Wednesday, October 15, 2008
Latin has been coming back like you wouldn't believe throughout both high schools and colleges across the country. The language of such illuminaries of history and thought like Cicero, Caesar, Augustine, Vergil and Ovid is once again having an impact in modern education. This is really not news. But, this is. Latin may actually surpass German as the third most studied language in the United States, behind only Spanish and French. Wow!
October 7, 2008
A Dead Language That’s Very Much Alive
By WINNIE HU
NEW ROCHELLE, N.Y. — The Latin class at Isaac E. Young Middle School here was reading a story the other day with a familiar ring: Boy annoys girl, girl scolds boy. Only in this version, the characters were named Sextus and Cornelia, and they argued in Latin.
“I can relate, but what the heck are they saying?” said Xavier Peña, a sixth grader who started studying Latin in September.
Enrollment in Latin classes here in this Westchester County suburb has increased by nearly one-third since 2006, to 187 of the district’s 10,500 students, and the two middle schools in town are starting an ancient-cultures club in which students will explore the lives of Romans, Greeks and others.
The resurgence of a language once rejected as outdated and irrelevant is reflected across the country as Latin is embraced by a new generation of students like Xavier who seek to increase SAT scores or stand out from their friends, or simply harbor a fascination for the ancient language after reading Harry Potter’s Latin-based chanting spells.
The number of students in the United States taking the National Latin Exam has risen steadily to more than 134,000 students in each of the past two years, from 124,000 in 2003 and 101,000 in 1998, with large increases in remote parts of the country like New Mexico, Alaska and Vermont. The number of students taking the Advanced Placement test in Latin, meanwhile, has nearly doubled over the past 10 years, to 8,654 in 2007. While Spanish and French still dominate student schedules — and Chinese and Arabic are trendier choices — Latin has quietly flourished in many high-performing suburbs, like New Rochelle, where Latin’s virtues are sung by superintendents and principals who took it in their day. In neighboring Pelham, the 2,750-student district just hired a second full-time Latin teacher after a four-year search, learning that scarce Latin teachers have become more sought-after than ever.
On Long Island, the Jericho district is offering an Advanced Placement course in Latin for the first time this year after its Latin enrollment rose to 120 students, a 35 percent increase since 2002. In nearby Great Neck, 36 fifth graders signed up last year for before- and after-school Latin classes that were started by a 2008 graduate who has moved on to study classics at Stanford (that student’s brother and a friend will continue to lead the Latin classes this year).
Latin is also thriving in New York City, where it is currently taught in about three dozen schools , including Brooklyn Latin, a high school in East Williamsburg that started in 2006. Four years of Latin, and two of Spanish, are required at the new high school, where Latin phrases adorn the walls and words like discipuli (students), magistri (teachers) and latrina (bathroom) are sprinkled into everyday conversation.
“It’s the language of scholars and educated people,” said Jason Griffiths, headmaster of Brooklyn Latin. “It’s the language of people who are successful. I think it’s a draw, and that’s certainly what we sell.”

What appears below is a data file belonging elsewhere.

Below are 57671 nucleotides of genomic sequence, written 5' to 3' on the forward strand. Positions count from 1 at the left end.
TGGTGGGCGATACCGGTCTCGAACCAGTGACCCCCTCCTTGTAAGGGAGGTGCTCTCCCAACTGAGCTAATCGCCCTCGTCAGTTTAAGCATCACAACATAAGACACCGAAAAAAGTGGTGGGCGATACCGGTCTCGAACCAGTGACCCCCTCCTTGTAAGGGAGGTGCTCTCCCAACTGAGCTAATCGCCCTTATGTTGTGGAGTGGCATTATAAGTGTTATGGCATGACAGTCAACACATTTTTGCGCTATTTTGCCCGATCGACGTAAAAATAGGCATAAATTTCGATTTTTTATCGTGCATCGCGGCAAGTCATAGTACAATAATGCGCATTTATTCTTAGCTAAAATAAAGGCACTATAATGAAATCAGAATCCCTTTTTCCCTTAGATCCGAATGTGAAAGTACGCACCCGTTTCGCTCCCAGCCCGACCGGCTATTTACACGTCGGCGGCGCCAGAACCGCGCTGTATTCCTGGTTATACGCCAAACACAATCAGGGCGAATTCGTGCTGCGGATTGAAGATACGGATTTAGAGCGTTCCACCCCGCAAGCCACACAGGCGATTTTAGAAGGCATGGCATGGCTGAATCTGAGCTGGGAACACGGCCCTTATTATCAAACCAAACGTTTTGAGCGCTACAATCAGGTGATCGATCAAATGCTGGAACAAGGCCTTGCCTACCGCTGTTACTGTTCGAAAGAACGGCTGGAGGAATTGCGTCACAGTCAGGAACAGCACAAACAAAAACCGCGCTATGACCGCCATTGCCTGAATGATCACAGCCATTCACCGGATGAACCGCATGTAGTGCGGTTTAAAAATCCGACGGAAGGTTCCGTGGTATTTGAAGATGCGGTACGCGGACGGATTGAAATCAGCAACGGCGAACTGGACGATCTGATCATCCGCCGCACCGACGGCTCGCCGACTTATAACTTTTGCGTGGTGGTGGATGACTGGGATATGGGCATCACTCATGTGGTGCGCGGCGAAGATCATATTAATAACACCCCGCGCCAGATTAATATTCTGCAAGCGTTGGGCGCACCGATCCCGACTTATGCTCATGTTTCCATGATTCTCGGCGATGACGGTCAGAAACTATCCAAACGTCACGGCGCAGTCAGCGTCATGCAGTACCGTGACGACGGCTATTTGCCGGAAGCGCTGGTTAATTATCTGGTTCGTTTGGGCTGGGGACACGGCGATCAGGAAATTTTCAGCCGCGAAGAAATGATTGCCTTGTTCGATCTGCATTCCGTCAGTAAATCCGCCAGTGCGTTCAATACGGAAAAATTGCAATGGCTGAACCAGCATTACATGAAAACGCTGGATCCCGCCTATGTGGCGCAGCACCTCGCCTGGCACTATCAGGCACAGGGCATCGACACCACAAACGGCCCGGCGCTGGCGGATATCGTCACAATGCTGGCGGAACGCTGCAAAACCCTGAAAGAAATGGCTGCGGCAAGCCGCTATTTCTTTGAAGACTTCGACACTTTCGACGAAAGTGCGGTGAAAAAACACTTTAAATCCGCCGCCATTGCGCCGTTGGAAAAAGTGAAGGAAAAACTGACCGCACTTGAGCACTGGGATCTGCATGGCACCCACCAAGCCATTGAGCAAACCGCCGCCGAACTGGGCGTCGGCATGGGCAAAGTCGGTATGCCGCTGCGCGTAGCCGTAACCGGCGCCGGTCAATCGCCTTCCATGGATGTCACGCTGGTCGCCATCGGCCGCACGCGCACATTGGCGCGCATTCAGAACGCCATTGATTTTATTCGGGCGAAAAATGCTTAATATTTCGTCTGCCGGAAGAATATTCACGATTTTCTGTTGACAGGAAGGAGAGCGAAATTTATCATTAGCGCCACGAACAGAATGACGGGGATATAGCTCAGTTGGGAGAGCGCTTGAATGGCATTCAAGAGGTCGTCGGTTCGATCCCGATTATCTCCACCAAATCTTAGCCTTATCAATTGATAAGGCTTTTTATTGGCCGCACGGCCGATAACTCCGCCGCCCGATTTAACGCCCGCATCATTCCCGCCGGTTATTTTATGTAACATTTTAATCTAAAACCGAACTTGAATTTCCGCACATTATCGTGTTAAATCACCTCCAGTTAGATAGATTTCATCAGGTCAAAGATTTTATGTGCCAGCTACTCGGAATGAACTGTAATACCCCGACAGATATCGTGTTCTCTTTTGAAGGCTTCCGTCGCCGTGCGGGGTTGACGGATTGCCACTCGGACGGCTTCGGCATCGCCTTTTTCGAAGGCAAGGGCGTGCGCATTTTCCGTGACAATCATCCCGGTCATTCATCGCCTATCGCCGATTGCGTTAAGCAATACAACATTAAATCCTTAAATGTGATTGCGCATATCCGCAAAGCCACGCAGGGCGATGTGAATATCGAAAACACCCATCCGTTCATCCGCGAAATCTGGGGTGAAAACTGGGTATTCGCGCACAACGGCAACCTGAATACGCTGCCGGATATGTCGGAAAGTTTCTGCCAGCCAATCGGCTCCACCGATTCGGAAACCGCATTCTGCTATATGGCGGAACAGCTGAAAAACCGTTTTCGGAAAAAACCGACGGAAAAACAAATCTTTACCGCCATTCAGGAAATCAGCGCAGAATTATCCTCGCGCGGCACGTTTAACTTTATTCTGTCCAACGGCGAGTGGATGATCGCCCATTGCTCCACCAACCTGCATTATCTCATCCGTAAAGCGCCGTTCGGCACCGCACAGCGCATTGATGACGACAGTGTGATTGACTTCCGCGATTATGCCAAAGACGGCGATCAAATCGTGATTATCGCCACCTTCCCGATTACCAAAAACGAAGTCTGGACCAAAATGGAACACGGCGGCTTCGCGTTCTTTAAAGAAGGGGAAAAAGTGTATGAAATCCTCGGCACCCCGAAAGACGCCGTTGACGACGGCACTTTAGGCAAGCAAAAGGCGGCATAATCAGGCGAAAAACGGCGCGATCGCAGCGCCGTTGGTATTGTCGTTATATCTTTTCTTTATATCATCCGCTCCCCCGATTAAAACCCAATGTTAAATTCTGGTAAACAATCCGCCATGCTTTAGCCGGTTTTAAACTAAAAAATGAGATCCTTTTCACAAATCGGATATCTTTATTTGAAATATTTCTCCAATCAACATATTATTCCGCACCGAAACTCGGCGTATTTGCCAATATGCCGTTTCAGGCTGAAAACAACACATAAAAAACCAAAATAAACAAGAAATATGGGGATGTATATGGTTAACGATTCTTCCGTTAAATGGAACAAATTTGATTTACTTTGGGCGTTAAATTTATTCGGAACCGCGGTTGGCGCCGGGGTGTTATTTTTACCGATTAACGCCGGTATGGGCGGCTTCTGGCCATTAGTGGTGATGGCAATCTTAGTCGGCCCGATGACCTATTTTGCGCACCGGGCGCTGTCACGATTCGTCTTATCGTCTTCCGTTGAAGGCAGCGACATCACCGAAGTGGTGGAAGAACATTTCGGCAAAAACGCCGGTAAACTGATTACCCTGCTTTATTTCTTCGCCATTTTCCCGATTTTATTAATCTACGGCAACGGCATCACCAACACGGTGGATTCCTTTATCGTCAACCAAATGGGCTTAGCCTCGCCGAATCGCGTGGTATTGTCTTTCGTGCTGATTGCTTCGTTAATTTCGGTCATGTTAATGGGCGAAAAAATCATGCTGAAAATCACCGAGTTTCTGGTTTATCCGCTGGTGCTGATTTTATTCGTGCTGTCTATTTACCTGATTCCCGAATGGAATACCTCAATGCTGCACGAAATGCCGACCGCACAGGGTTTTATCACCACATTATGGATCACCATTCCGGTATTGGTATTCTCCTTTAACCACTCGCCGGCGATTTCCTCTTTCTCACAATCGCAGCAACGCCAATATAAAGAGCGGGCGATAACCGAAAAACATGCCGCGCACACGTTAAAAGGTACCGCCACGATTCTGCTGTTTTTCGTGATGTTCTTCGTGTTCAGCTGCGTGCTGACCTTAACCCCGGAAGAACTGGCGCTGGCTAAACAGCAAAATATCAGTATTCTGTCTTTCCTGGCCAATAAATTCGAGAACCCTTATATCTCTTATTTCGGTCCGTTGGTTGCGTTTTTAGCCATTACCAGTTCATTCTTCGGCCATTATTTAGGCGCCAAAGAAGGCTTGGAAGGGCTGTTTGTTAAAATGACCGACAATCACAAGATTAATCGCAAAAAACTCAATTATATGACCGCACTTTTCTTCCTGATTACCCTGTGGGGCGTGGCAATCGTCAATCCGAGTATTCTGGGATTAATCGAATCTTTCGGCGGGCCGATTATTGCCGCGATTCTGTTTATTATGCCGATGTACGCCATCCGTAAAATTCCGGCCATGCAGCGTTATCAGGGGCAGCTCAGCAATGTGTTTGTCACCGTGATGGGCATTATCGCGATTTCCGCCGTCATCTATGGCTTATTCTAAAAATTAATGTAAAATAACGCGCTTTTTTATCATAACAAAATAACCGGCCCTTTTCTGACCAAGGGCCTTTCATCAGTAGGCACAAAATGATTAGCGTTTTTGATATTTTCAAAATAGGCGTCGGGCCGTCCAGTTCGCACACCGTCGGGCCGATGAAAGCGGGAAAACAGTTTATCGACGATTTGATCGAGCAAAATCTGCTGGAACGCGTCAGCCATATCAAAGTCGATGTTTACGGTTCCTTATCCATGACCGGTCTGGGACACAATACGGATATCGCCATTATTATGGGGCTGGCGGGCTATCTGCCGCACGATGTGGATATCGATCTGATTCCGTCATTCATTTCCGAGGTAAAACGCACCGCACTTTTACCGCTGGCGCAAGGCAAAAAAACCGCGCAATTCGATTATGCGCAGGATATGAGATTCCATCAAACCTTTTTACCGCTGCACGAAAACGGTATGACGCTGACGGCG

Adam D. Blistein, executive director of the American Philological Association at the University of Pennsylvania, which represents more than 3,000 members, including classics professors and Latin teachers, said that more high schools were recognizing the benefits of Latin. It builds vocabulary and grammar for higher SAT scores, appeals to college admissions officers as a sign of critical-thinking skills and fosters true intellectual passion, he said.
“Goethe is better in German, Flaubert is better in French and Virgil is better in Latin,” Dr. Blistein said. “If you stick with it, the lollipop comes at the end when you get to read the original. In many cases, it’s what whets their appetite.”
Latin was once required at many public and parochial schools, but fell into disfavor during the 1960s when students rebelled against traditional classroom teachings and even the Roman Catholic Church moved away from Latin as the official language of Mass. Interest in Latin was revived somewhat in the 1970s and began picking up in the 1980s with the back-to-basics movement in many schools, according to Latin scholars, but really took off in the last few years as a language long seen as a stodgy ivory tower secret infiltrated popular culture.
Harry Potter books use Latin words for names and spells, and at least two have been translated into Latin (“Harrius Potter et Philosophi Lapis”), as have several by Dr. Seuss (“Cattus Petasatus”). Movies like “Gladiator” and “Troy” have also lent glamour to the ancient world.
“Sometimes you need to know Latin to understand that part,” said Adrian McCullough, 10, a sixth grader in New Rochelle who plans to reread the Harry Potter books now that he is learning Latin.
Marty Abbott, education director of the American Council on the Teaching of Foreign Languages, said it was possible that Latin would edge out German as the third most popular language taught in schools, behind Spanish and French, when the preliminary results of an enrollment survey are released next year. In the last survey, covering enrollment in 2000, Latin placed fourth. “In people’s minds, it’s coming back,” she said. “But it’s always been there. It’s just that we continue to see interest in it.”
Ms. Abbott, a former Latin teacher, said that today’s Latin classes appeal to more students because they have evolved from “dry grammar and tortuous translations” to livelier lessons that focus on culture, history and the daily life of the Romans. In addition, she said, Latin teachers and students have promoted the language outside the classroom through clubs, poetry competitions and mock chariot races.